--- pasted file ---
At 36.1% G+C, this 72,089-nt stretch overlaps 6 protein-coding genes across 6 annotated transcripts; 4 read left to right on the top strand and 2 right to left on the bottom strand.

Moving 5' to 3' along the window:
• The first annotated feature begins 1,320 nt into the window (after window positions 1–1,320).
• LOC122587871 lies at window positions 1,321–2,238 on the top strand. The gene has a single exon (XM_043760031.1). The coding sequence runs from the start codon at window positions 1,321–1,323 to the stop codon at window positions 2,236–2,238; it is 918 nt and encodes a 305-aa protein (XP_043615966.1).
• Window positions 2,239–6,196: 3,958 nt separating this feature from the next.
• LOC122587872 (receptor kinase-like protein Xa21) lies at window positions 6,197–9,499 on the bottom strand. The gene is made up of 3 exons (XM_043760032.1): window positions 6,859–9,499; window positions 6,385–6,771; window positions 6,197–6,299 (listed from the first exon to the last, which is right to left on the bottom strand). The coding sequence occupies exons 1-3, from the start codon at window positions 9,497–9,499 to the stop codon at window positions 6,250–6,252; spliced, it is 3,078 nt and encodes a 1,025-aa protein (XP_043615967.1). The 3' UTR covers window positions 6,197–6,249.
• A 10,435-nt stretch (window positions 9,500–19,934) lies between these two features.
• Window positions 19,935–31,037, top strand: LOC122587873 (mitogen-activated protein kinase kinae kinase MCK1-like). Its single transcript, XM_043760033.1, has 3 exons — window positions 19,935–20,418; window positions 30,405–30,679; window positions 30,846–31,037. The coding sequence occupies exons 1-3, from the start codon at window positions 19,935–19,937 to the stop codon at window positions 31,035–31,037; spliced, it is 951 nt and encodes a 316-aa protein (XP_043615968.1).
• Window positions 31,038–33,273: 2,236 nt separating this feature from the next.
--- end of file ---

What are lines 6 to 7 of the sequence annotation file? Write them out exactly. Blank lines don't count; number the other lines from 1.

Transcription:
• LOC122587872 (receptor kinase-like protein Xa21) lies at window positions 6,197–9,499 on the bottom strand. The gene is made up of 3 exons (XM_043760032.1): window positions 6,859–9,499; window positions 6,385–6,771; window positions 6,197–6,299 (listed from the first exon to the last, which is right to left on the bottom strand). The coding sequence occupies exons 1-3, from the start codon at window positions 9,497–9,499 to the stop codon at window positions 6,250–6,252; spliced, it is 3,078 nt and encodes a 1,025-aa protein (XP_043615967.1). The 3' UTR covers window positions 6,197–6,249.
• A 10,435-nt stretch (window positions 9,500–19,934) lies between these two features.